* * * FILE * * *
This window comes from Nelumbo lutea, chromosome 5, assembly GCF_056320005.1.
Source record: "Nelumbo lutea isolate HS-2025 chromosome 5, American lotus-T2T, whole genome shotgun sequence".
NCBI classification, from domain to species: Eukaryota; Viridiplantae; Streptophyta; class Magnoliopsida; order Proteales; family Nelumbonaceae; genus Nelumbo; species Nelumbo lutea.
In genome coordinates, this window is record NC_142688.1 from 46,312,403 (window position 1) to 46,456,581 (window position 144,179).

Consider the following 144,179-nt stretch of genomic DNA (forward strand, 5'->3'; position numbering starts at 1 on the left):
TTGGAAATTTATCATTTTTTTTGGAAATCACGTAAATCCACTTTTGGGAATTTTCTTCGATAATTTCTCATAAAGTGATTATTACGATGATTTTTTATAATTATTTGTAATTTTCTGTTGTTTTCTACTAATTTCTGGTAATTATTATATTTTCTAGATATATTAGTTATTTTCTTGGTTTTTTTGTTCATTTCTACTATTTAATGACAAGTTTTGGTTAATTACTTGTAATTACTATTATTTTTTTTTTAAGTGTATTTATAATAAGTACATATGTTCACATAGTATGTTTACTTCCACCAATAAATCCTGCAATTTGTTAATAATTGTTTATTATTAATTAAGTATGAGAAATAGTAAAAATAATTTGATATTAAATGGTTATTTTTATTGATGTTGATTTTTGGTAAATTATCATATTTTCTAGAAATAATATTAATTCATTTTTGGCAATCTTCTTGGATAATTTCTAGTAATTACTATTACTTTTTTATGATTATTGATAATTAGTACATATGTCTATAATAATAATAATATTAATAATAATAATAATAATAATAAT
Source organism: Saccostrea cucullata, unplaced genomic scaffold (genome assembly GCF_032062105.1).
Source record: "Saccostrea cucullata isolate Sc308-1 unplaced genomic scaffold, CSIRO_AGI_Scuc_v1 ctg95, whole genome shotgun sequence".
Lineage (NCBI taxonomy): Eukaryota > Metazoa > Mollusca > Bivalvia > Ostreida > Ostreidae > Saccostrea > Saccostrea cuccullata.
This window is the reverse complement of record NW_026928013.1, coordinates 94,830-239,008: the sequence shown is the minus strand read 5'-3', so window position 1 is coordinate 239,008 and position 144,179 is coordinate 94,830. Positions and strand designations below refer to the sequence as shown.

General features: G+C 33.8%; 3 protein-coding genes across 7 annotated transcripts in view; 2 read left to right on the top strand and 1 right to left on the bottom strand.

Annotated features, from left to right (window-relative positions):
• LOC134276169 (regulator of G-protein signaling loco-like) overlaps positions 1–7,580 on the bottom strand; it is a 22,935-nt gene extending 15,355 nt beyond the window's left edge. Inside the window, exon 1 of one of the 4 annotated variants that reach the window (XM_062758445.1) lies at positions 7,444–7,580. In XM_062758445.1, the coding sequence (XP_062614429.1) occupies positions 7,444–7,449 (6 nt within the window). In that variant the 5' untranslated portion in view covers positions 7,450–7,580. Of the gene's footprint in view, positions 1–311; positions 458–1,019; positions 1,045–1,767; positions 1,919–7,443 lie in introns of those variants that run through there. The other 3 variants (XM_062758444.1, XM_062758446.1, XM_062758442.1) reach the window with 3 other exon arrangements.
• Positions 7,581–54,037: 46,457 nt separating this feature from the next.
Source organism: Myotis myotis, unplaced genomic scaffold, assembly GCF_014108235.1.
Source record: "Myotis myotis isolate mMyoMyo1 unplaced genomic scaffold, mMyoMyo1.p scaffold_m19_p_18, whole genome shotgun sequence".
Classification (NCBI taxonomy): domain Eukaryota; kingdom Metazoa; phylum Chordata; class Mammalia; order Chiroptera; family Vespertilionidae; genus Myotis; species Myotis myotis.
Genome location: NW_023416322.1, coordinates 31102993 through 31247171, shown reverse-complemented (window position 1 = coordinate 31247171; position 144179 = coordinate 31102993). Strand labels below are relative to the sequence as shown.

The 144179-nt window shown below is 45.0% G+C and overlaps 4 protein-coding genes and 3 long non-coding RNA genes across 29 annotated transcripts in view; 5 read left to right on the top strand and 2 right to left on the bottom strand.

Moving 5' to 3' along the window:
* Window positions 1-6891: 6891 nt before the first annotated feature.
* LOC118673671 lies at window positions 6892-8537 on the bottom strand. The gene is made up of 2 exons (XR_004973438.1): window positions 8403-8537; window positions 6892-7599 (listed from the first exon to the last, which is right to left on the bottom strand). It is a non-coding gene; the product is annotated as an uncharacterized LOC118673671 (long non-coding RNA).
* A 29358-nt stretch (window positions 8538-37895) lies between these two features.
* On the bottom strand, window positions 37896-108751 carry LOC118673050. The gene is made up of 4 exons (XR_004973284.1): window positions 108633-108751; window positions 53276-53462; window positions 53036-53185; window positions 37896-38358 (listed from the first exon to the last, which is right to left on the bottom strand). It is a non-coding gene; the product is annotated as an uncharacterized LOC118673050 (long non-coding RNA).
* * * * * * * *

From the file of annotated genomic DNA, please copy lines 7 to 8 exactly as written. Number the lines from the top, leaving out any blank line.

Source organism: Saccostrea cucullata, unplaced genomic scaffold (genome assembly GCF_032062105.1).
Source record: "Saccostrea cucullata isolate Sc308-1 unplaced genomic scaffold, CSIRO_AGI_Scuc_v1 ctg95, whole genome shotgun sequence".